Nokia 6 and Nokia 7 Plus
The Nokia 6 already hit the U.S. last year — it's available through Amazon as a Prime Exclusive phone, for instance — but Nokia has an updated version coming in April for €279. It boosts the processor inside the phone to a Snapdragon 630, which Nokia says will deliver 60 percent better performance than last year's model.
The cameras on the new Nokia 6 figures to be a highlight, as the phone will support Nokia's "Bothie" mode. That lets you simultaneously use both cameras — the 16-MP rear shooter and the 8-MP selfie cam. It sounds like a bit of a gimmick, but the feature could appeal to photo-obsessed smartphone users who want to capture everything at once. Two mics on the phone deliver 360-degree spatial audio for when you're shooting video.
The latest Nokia 6 has some nice design touches, such as copper accents on its side and camera bezel, but the new Nokia 7 Plus really puts an emphasis on design. The 6-inch phone sports a ceramic-feel coating intended to make the phone feel grippy in your hand while also hiding antenna lines.
Think of the €399 Nokia 7 Plus as a less expensive version of the Nokia 8 Sirocco, with a display that features an 18:9 aspect ratio. (The midrange Snapdragon 660 CPU in the 7 Plus helps explain the price difference.) It's also got dual rear cameras — a 12-MP shooter plus a 13-MP telephoto lens for a 2x optical zoom. The 16-MP front camera combines four individual pixels into one, capturing more light so that your selfies should shine even in low-light venues. Like the new Nokia 6, the 7 Plus features Zeiss optics on its cameras, and it supports the twin-camera Bothie mode.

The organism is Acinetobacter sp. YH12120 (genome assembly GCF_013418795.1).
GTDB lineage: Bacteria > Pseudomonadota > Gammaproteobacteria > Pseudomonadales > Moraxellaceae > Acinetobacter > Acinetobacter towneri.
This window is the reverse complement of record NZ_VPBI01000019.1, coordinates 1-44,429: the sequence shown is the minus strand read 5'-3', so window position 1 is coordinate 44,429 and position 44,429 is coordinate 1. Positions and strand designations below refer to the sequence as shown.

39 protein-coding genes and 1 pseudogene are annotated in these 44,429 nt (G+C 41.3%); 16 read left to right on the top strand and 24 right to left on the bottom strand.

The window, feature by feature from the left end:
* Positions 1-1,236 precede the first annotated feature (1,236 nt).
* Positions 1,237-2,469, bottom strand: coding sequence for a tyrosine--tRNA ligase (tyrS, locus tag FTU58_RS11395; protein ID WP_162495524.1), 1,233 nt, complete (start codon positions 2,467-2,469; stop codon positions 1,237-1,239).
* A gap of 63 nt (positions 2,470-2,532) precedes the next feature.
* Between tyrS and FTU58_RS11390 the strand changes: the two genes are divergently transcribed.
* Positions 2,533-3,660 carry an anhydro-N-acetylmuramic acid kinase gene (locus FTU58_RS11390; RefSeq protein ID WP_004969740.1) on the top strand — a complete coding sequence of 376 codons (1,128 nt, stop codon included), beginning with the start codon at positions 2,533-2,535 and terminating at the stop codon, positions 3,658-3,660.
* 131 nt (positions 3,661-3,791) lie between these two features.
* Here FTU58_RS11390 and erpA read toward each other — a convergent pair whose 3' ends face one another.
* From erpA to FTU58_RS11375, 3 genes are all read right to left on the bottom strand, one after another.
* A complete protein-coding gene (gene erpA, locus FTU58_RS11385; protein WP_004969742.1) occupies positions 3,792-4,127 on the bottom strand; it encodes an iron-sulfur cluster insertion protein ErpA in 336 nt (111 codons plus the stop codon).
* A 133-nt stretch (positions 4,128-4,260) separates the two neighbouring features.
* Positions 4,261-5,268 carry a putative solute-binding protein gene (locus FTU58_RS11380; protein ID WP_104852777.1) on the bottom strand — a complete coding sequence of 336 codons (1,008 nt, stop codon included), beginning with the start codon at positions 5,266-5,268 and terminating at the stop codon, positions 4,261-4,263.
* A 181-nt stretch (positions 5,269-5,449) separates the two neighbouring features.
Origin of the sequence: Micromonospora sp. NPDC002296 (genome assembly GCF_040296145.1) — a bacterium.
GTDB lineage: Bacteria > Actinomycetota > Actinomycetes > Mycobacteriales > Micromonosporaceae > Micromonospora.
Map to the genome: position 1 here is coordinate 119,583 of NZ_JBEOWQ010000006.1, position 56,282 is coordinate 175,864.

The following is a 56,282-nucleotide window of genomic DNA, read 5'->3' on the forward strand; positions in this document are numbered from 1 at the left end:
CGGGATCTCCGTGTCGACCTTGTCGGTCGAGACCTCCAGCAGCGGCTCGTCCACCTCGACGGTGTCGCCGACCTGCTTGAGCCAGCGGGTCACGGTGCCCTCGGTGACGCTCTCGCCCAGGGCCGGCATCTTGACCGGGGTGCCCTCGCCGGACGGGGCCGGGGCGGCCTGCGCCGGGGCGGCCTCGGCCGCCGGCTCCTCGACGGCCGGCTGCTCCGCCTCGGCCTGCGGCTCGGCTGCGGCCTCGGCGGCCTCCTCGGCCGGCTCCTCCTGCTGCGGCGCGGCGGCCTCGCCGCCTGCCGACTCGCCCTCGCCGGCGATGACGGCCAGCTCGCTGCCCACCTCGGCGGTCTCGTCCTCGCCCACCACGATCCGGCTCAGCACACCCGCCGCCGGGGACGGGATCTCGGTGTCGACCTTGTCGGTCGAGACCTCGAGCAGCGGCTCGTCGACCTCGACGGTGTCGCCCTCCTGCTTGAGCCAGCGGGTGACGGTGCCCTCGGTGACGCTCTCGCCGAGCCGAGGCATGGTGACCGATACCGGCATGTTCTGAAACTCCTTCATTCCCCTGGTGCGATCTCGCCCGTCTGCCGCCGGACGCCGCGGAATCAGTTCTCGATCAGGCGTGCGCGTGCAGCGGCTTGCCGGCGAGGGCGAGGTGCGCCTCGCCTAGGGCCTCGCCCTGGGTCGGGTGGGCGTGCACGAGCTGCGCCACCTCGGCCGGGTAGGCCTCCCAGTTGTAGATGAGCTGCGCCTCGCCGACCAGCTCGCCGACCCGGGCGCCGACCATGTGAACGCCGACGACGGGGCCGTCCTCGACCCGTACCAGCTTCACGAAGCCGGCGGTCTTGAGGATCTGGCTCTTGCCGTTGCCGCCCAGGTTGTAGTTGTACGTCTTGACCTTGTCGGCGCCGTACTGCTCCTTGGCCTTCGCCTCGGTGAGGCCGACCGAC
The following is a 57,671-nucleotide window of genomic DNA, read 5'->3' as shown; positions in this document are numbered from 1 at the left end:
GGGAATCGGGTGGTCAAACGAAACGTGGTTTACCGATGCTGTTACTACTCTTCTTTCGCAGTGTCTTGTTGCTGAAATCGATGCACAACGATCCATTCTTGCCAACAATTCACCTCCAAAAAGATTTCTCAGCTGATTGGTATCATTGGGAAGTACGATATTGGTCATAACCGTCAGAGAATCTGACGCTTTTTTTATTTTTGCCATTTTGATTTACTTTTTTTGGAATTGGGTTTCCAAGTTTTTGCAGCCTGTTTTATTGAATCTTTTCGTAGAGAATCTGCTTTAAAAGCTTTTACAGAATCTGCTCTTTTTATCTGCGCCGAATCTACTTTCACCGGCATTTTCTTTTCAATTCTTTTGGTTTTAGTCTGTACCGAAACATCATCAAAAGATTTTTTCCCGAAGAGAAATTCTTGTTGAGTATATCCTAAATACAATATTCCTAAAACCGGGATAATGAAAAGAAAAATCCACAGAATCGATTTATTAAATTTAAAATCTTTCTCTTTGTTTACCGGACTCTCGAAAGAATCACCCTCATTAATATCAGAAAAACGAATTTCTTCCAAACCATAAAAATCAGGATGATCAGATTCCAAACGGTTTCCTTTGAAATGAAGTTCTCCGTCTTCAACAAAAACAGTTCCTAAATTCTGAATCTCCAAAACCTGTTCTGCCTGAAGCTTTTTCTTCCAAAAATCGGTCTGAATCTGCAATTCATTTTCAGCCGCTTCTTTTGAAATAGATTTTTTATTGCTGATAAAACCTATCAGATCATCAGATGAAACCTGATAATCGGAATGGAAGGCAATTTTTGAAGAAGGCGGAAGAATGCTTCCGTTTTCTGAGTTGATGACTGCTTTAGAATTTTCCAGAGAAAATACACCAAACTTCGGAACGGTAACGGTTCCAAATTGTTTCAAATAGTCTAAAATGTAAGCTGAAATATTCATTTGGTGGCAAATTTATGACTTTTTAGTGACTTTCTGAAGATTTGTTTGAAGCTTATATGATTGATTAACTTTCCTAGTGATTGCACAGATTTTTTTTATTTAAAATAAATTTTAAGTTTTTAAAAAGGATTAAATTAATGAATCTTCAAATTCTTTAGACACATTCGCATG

As with Nokia's other phones, look for the 7 Plus to arrive in April, though it's unclear if that will be in the U.S.
Image Credits: Caitlin McGarry/Tom's Guide
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Philip Michaels is a Managing Editor at Tom's Guide. He's been covering personal technology since 1999 and was in the building when Steve Jobs showed off the iPhone for the first time. He's been evaluating smartphones since that first iPhone debuted in 2007, and he's been following phone carriers and smartphone plans since 2015. He has strong opinions about Apple, the Oakland Athletics, old movies and proper butchery techniques. Follow him at @PhilipMichaels.